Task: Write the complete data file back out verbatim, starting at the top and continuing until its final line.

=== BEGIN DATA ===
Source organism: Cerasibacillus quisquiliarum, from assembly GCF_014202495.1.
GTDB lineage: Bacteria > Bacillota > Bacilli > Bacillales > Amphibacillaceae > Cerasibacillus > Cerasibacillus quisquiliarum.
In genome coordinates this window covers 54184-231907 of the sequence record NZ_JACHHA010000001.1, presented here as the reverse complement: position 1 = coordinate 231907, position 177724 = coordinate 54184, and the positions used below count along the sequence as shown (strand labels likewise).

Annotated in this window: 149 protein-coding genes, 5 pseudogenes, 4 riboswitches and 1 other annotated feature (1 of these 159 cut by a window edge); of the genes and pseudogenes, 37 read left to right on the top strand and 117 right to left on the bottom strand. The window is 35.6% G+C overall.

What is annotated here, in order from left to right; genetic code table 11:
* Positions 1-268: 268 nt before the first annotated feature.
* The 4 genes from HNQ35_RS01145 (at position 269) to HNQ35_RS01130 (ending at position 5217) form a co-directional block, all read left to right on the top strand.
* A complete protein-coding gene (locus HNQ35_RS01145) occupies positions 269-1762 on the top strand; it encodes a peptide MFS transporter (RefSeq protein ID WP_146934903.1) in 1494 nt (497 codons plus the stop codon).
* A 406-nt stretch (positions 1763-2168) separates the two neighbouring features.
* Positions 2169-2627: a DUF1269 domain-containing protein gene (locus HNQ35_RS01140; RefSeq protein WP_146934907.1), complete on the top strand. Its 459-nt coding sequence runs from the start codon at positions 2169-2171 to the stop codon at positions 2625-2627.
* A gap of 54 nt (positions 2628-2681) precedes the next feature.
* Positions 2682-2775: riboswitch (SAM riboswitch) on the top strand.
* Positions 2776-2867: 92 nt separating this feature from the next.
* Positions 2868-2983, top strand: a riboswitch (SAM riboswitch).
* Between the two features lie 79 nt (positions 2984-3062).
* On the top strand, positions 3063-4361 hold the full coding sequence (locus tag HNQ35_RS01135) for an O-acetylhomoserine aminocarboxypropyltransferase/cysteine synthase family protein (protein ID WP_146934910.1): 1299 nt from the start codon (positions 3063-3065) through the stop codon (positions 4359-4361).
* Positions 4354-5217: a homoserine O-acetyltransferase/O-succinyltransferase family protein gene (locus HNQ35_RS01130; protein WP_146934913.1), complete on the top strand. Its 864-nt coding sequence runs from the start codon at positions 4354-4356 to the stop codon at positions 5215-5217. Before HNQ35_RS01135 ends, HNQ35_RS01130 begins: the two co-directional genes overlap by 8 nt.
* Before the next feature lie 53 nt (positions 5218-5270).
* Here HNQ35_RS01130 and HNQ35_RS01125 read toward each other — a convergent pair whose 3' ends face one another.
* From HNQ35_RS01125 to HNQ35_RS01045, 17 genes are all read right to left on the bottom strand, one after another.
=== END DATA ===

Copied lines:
Source organism: Cerasibacillus quisquiliarum, from assembly GCF_014202495.1.
GTDB lineage: Bacteria > Bacillota > Bacilli > Bacillales > Amphibacillaceae > Cerasibacillus > Cerasibacillus quisquiliarum.
In genome coordinates this window covers 54184-231907 of the sequence record NZ_JACHHA010000001.1, presented here as the reverse complement: position 1 = coordinate 231907, position 177724 = coordinate 54184, and the positions used below count along the sequence as shown (strand labels likewise).

Annotated in this window: 149 protein-coding genes, 5 pseudogenes, 4 riboswitches and 1 other annotated feature (1 of these 159 cut by a window edge); of the genes and pseudogenes, 37 read left to right on the top strand and 117 right to left on the bottom strand. The window is 35.6% G+C overall.

What is annotated here, in order from left to right; genetic code table 11:
* Positions 1-268: 268 nt before the first annotated feature.
* The 4 genes from HNQ35_RS01145 (at position 269) to HNQ35_RS01130 (ending at position 5217) form a co-directional block, all read left to right on the top strand.
* A complete protein-coding gene (locus HNQ35_RS01145) occupies positions 269-1762 on the top strand; it encodes a peptide MFS transporter (RefSeq protein ID WP_146934903.1) in 1494 nt (497 codons plus the stop codon).
* A 406-nt stretch (positions 1763-2168) separates the two neighbouring features.
* Positions 2169-2627: a DUF1269 domain-containing protein gene (locus HNQ35_RS01140; RefSeq protein WP_146934907.1), complete on the top strand. Its 459-nt coding sequence runs from the start codon at positions 2169-2171 to the stop codon at positions 2625-2627.
* A gap of 54 nt (positions 2628-2681) precedes the next feature.
* Positions 2682-2775: riboswitch (SAM riboswitch) on the top strand.
* Positions 2776-2867: 92 nt separating this feature from the next.
* Positions 2868-2983, top strand: a riboswitch (SAM riboswitch).
* Between the two features lie 79 nt (positions 2984-3062).
* On the top strand, positions 3063-4361 hold the full coding sequence (locus tag HNQ35_RS01135) for an O-acetylhomoserine aminocarboxypropyltransferase/cysteine synthase family protein (protein ID WP_146934910.1): 1299 nt from the start codon (positions 3063-3065) through the stop codon (positions 4359-4361).
* Positions 4354-5217: a homoserine O-acetyltransferase/O-succinyltransferase family protein gene (locus HNQ35_RS01130; protein WP_146934913.1), complete on the top strand. Its 864-nt coding sequence runs from the start codon at positions 4354-4356 to the stop codon at positions 5215-5217. Before HNQ35_RS01135 ends, HNQ35_RS01130 begins: the two co-directional genes overlap by 8 nt.
* Before the next feature lie 53 nt (positions 5218-5270).
* Here HNQ35_RS01130 and HNQ35_RS01125 read toward each other — a convergent pair whose 3' ends face one another.
* From HNQ35_RS01125 to HNQ35_RS01045, 17 genes are all read right to left on the bottom strand, one after another.